sunshine and summer blue

As promised, a full school/art update, complete with a few images (this is the "sketch wall" in my studio). School started right after Labor Day weekend. In all honesty, after four months of summer, it took a full couple of weeks before twelve hour sleep-deprived days felt normal again. My week goes something like this. On Monday morning, after getting roughly six hours of sleep, I TA for a class called "Publish!" The class used to be called Publication Design, but the emphasis, while it's still a technical class, seems to have shifted a little bit away from design and now leans more heavily toward the ability to self-publish, looking at a lot of activist artists and war graphics from WWI to the present. I'm not totally qualified to be the TA for that class, but I try to finesse the situation and answer technical questions about Quark and Photoshop (so far) as best I can. I'm learning a lot.

That three-hour block is followed by a six-hour break. In the past month, I've mostly stayed at school, working in the MacLab, reading in the library, or hiding away in my studio, doing art and stuff. From six to nine I'm in grad group critique, the single required course for all students in years one and two of the program. The school offers five or six sections of this course, so you're bound to get a pretty diverse group of students, from both years and all areas of the program. Occasionally, however, you, a painter/printmaker/image-maker, get stuck in a group dominated by "photo people." Either way, you won't get nearly as much out of this class as the administrators would lead you to believe. You're better off signing up for many individual critiques throughout the semester. And even then, after about a year of taking every bit of feedback to heart, you're free to select and discard which information is useful to you or not. They're good practice, though, for your review board.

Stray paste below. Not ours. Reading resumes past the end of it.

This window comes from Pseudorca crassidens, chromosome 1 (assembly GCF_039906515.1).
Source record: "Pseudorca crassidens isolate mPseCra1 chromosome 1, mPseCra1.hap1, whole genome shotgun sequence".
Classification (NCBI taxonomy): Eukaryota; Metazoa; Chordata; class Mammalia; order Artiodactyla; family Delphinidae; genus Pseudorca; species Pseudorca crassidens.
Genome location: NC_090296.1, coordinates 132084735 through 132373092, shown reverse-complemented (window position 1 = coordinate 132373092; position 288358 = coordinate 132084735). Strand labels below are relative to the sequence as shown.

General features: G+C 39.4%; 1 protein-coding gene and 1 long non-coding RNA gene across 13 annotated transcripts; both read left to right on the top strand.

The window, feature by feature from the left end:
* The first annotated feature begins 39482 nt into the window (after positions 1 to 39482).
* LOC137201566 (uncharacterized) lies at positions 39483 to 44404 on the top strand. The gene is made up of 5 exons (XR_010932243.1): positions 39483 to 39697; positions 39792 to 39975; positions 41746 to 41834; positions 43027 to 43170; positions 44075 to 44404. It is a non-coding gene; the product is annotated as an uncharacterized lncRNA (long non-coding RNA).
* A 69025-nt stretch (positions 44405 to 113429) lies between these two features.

That said, grad group critique always gets me fired up. Also by this time I've had about three doses of caffeine (I'm trying to cut back) so that it takes me hours to wind down. On top of all this, sometimes my priorities get all out of whack and I decide, instead of going to bed or staying up doing school work, to make mock wedding invitations for characters from t.v. shows like the Gilmore Girls and Lost. Needless to say, I go to bed late and toss and turn for hours before falling into a deep sleep around 4 a.m.